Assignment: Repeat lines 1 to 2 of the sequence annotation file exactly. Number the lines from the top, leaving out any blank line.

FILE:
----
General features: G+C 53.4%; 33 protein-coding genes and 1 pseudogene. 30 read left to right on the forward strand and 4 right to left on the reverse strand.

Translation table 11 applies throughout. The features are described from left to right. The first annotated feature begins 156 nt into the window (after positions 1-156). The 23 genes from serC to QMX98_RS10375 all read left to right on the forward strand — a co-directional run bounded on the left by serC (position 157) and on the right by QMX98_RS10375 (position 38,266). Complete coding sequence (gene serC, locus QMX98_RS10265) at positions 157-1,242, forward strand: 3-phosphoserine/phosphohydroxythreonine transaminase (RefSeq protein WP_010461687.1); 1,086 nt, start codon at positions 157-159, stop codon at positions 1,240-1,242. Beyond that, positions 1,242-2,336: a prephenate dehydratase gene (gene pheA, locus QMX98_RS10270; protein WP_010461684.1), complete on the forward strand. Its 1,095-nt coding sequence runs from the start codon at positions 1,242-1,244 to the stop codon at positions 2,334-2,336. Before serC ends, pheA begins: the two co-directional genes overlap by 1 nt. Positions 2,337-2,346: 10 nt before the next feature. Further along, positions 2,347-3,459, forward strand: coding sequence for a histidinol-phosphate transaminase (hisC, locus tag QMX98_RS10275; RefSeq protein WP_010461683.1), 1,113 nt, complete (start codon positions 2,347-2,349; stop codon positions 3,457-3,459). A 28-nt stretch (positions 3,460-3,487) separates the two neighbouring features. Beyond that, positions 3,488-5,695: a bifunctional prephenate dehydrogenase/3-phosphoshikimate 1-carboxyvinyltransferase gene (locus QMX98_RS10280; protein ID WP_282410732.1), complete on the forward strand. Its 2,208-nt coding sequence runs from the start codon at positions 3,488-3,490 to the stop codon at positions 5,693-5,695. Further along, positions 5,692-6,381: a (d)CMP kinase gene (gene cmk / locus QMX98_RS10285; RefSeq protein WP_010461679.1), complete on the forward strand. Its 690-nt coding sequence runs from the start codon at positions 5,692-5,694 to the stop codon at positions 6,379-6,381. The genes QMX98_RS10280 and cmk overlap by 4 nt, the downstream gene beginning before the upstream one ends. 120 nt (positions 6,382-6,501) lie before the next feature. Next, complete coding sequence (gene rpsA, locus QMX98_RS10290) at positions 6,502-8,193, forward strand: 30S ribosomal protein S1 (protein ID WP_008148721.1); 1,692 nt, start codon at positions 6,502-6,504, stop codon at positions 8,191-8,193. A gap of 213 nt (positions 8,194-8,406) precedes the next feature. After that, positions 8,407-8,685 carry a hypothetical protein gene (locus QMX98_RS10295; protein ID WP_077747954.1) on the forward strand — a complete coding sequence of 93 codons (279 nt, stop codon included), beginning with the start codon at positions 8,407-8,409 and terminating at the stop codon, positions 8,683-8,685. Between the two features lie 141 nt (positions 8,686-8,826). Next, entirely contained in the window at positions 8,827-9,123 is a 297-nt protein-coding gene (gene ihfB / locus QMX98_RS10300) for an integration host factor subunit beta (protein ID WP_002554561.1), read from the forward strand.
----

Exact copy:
General features: G+C 53.4%; 33 protein-coding genes and 1 pseudogene. 30 read left to right on the forward strand and 4 right to left on the reverse strand.

Translation table 11 applies throughout. The features are described from left to right. The first annotated feature begins 156 nt into the window (after positions 1-156). The 23 genes from serC to QMX98_RS10375 all read left to right on the forward strand — a co-directional run bounded on the left by serC (position 157) and on the right by QMX98_RS10375 (position 38,266). Complete coding sequence (gene serC, locus QMX98_RS10265) at positions 157-1,242, forward strand: 3-phosphoserine/phosphohydroxythreonine transaminase (RefSeq protein WP_010461687.1); 1,086 nt, start codon at positions 157-159, stop codon at positions 1,240-1,242. Beyond that, positions 1,242-2,336: a prephenate dehydratase gene (gene pheA, locus QMX98_RS10270; protein WP_010461684.1), complete on the forward strand. Its 1,095-nt coding sequence runs from the start codon at positions 1,242-1,244 to the stop codon at positions 2,334-2,336. Before serC ends, pheA begins: the two co-directional genes overlap by 1 nt. Positions 2,337-2,346: 10 nt before the next feature. Further along, positions 2,347-3,459, forward strand: coding sequence for a histidinol-phosphate transaminase (hisC, locus tag QMX98_RS10275; RefSeq protein WP_010461683.1), 1,113 nt, complete (start codon positions 2,347-2,349; stop codon positions 3,457-3,459). A 28-nt stretch (positions 3,460-3,487) separates the two neighbouring features. Beyond that, positions 3,488-5,695: a bifunctional prephenate dehydrogenase/3-phosphoshikimate 1-carboxyvinyltransferase gene (locus QMX98_RS10280; protein ID WP_282410732.1), complete on the forward strand. Its 2,208-nt coding sequence runs from the start codon at positions 3,488-3,490 to the stop codon at positions 5,693-5,695. Further along, positions 5,692-6,381: a (d)CMP kinase gene (gene cmk / locus QMX98_RS10285; RefSeq protein WP_010461679.1), complete on the forward strand. Its 690-nt coding sequence runs from the start codon at positions 5,692-5,694 to the stop codon at positions 6,379-6,381. The genes QMX98_RS10280 and cmk overlap by 4 nt, the downstream gene beginning before the upstream one ends. 120 nt (positions 6,382-6,501) lie before the next feature. Next, complete coding sequence (gene rpsA, locus QMX98_RS10290) at positions 6,502-8,193, forward strand: 30S ribosomal protein S1 (protein ID WP_008148721.1); 1,692 nt, start codon at positions 6,502-6,504, stop codon at positions 8,191-8,193. A gap of 213 nt (positions 8,194-8,406) precedes the next feature. After that, positions 8,407-8,685 carry a hypothetical protein gene (locus QMX98_RS10295; protein ID WP_077747954.1) on the forward strand — a complete coding sequence of 93 codons (279 nt, stop codon included), beginning with the start codon at positions 8,407-8,409 and terminating at the stop codon, positions 8,683-8,685. Between the two features lie 141 nt (positions 8,686-8,826). Next, entirely contained in the window at positions 8,827-9,123 is a 297-nt protein-coding gene (gene ihfB / locus QMX98_RS10300) for an integration host factor subunit beta (protein ID WP_002554561.1), read from the forward strand.